In September of 2019, the Motor Vehicle (Amendment) Act 2019 came into effect which changed the INR 100 fine for helmetless riding to INR 1000 fine and a hefty penalty of 3 months driving licence suspension. But, due to a widespread backlash from the public, a number of states did not employ the new rule and at the beginning of the year 2020, the Union Government of India had to issue an advisory to all states and union territories for their compliance.
Now, sources say that the Top Judiciary Committee on Road Safety has directed the Government of Karnataka, in a video conference to implement the rules as mandated by the Motor Vehicle (Amendment) Act 2019 and enforce the suspension of driving licences for those found riding two-wheelers without a helmet. Furthermore, adhering to the directions from the Supreme Court Commitee, the Karnataka Transport Commissioners’ have asked offices of all division to enforce the new rule with immediate effect.
In Maharashtra, the Transport Commissioner of the State has asked the Society of Indian Automobile Manufacturers (SIAM) members of which have been asked to provide two ISI approved and BSI standards-compliant helmets to the buyer of new two-wheelers. According to Rule 138(4)(f) laid down by the Central Motor Vehicle Registration (CMVR), 1989, the two-wheeler manufacturer is compelled to provide the buyer with two helmets conforming to the Indian Standards Institute (ISI) of the Bureau of Indian Standards (BSI), 1986 at the time of the purchase of the two-wheeler.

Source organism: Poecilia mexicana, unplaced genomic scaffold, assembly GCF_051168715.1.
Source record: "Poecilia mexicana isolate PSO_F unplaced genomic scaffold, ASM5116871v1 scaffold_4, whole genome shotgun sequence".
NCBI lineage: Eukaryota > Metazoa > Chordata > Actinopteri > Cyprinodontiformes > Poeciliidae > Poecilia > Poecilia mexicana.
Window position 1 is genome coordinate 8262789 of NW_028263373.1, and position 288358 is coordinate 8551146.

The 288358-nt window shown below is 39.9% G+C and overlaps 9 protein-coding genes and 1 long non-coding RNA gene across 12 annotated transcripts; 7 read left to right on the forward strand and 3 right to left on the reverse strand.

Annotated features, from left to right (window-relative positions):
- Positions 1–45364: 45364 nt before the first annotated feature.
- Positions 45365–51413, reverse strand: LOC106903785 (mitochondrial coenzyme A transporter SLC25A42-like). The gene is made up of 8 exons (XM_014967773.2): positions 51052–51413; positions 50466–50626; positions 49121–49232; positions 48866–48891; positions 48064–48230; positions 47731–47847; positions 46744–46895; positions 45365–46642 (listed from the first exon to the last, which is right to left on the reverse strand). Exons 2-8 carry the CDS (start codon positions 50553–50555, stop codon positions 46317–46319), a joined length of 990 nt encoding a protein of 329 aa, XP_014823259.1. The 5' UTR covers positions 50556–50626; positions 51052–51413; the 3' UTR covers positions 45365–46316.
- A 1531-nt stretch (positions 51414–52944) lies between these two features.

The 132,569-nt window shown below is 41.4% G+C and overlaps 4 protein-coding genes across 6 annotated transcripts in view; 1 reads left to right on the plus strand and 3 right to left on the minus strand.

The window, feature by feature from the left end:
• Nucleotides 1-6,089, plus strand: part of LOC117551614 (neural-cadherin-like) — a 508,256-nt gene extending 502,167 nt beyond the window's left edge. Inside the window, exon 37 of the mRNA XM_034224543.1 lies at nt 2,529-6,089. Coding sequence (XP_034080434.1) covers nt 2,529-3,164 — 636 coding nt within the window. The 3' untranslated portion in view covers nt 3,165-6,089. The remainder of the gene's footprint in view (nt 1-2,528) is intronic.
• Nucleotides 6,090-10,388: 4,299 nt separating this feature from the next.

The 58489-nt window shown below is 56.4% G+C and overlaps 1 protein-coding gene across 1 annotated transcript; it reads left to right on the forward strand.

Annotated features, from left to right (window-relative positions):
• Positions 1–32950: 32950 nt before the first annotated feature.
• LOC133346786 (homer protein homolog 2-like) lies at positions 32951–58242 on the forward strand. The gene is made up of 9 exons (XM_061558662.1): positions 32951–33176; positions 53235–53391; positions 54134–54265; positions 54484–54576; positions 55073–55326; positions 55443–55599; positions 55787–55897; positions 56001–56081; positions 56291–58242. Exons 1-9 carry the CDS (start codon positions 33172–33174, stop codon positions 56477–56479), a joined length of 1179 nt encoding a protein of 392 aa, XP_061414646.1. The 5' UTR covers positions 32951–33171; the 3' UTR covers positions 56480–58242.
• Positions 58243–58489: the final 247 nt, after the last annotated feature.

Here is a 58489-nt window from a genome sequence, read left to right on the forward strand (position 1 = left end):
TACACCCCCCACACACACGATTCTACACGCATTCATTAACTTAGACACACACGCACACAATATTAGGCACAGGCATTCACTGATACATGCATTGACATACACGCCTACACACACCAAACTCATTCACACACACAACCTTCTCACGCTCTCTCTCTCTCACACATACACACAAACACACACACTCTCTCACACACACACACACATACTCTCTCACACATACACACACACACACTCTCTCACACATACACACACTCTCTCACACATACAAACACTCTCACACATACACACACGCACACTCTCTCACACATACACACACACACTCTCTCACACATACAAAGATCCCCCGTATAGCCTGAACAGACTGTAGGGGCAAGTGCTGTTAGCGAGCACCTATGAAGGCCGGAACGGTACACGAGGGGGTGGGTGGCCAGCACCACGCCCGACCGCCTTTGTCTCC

Furthermore, the letter also states that a blanket ban on the registration of two-wheelers will be implemented if the aforesaid protective headgear is not supplied. Maharashtra is among the top three states with the highest road fatalities and more than 3500 riders and 1700 pillion riders have died in the last year. In Mumbai, in 2016, the Traffic authorities generated 4.24 lakh challans for helmet-less riding. The figure has since come down to 1.14 lakh in 2018.